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2011 Subaru Impreza WRX: Fast and practical

Turbocharger adds fun to company's smallest all-wheel-drive vehicle
by: JAIME VALDEZ, The muscular look of the Impreza WRX is backed up by turbocharged performance and tenacious all-wheel-drive grip.

Subaru is best known as the Japanese car company that brought all-wheel-drive to the masses. By making all-wheel-drive standard on their affordable cars and SUVs, Subaru overcame the impression that only huge four-wheel-drive trucks were built to forge through snow or go off-road. As a result, everyone from cash-strapped students to recreation-oriented retirees now enjoy the increased safety and practicality of all-wheel-drive, both in Subaru's and other vehicles from other manufacturers who jumped on the bandwagon.

But, as auto enthusiasts know, Subaru also revolutionized the American performance car market in 2001 with the introduction of the Impreza WRX. Until then, most performance cars came with front-mounted V8 engines and rear wheel drive. Although fast in a straight line, many could be squirrely during sharp turns. The exceptions were primarily expensive imports, like Porsches, with mid or rear-mounted engines.

Subaru rewrote the rule book when it turbocharged the engine and upgraded the suspension of its compact sedan and wagon. Heavily-modified versions had been raced for years in rally competition. But selling a street-legal version created a whole new market for small, quick cars with additional traction. Subaru added an STI option to the WRX a short time later included an even more powerful engine, a more responsive transmission and an adjustable suspension.

Other manufacturers quickly followed, including Mitsubishi, which had also been rally racing with the Evolution-version of its Lancer. Some competitors, like Ford, answered with performance versions of small front-wheel-drive cars, like the Focus SVT. The Dodge Neon SRT-4 was also turbocharged.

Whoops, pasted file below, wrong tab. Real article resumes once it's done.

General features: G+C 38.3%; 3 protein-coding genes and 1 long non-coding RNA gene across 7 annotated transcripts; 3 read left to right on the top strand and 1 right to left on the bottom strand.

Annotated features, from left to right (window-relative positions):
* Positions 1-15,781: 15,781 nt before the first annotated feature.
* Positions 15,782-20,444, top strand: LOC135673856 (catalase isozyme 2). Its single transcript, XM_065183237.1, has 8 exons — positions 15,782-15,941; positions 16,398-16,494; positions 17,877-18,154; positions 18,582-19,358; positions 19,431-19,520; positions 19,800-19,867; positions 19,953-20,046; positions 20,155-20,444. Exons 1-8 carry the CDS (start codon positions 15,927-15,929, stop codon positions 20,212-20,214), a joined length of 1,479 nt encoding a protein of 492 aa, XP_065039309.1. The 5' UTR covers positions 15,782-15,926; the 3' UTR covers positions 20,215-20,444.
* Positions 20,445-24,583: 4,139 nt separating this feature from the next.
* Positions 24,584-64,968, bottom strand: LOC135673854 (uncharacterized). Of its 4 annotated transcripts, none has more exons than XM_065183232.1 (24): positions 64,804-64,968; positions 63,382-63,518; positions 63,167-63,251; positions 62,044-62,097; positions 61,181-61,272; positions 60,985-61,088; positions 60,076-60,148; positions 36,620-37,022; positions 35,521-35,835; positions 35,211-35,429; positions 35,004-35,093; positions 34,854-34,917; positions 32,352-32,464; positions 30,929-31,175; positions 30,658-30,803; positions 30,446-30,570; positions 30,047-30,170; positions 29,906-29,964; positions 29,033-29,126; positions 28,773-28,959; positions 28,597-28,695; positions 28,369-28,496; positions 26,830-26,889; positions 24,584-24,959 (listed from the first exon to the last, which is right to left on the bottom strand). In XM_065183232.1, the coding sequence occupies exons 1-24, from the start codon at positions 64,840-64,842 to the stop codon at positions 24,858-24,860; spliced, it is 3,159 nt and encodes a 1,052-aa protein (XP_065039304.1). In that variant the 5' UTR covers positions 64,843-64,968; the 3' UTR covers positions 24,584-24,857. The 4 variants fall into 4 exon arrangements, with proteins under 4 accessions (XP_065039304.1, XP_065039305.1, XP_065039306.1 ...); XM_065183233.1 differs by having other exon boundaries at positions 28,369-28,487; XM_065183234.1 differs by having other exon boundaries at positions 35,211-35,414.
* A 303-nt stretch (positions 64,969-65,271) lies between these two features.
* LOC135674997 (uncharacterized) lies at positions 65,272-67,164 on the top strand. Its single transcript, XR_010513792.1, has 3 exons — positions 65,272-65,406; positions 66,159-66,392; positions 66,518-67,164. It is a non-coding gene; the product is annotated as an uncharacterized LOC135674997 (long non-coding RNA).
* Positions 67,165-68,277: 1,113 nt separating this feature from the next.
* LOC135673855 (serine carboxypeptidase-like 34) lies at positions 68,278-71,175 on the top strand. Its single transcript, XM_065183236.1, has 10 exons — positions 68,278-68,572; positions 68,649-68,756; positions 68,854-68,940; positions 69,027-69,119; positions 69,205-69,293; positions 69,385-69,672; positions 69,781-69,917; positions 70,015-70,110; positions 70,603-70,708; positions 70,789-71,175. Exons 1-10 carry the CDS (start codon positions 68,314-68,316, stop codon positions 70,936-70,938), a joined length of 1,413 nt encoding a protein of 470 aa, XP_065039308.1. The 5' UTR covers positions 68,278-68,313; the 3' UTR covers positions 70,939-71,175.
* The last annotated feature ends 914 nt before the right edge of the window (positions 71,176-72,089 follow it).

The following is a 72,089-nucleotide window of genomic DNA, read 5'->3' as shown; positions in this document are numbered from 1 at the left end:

Although fast, the first-generation WRX wasn't exactly stylish. The original Impreza was practical but drab. Adding an air scoop, an air dam, a spoiler, and wider fenders, wheels tires helped, but the result was still more funk than flash. Hardcore WRX fans weren't complaining, but Subaru changed the look entirely when it remodeled the Impreza line in 2008, replacing the rounded corners and blunt nose with sharp, sleek lines. Interior space was also increased, especially in the five-foor hatchback that replaced the small station wagon version of the Impreza. The 2011 WRX features all the body modifications of the previous generation's version.

The inside also got upgraded, with the T-shaped shaped dash and center console replaced with sweeping, wrap-around lines and more contemporary-looking controls. The result is an interior that finally looks as modern as the concept of a turbocharged, all-wheel-drive performance car.

On the road, our test 2011 Impreza WRX was a joy to drive - quick and stable, with tremendous grip that made us search out winding country roads. In downtown traffic, the hatchback was docile and easy to maneuver through crowded streets. But just a little pressure on the gas pedal brought the 265-horsepower engine to life, quickly producing enough oomph to dart through openings in traffic, merge into freeway traffic or pass long lines of semi-trailers. Like all turbos, the power continues to build as the speed increases, building exhilarating momentum. The suspension is also supple enough to absorb most surface imperfections while allowing flat cornering in fast turns.

Subaru is still offering the 305-horsepower STI version of the WRX. During a limited test drive, we found it fun but demanding, especially the stiffer suspension settings that transmitted every bump to the driver. Our initial impression is that the WRX without the STI package is easier to live with on a daily basis, but still plenty entertaining.

• Model: 2011 Impreza WRX.

• Manufacturer: Subaru.

• Class: Performance compact.

• Layout: Front engine, all-wheel-drive (as tested).

• Style: Four door, five-passenger hatchback.

• Engines: 2.5-liter horizontally-opposed 4 cylinder (265 hp, 244 lb-ft torque).

• Transmissions: Five-speed manual.

• EPA estimated city/highway mileage: 19/25.

• Price: Beginning at approximately $29,000.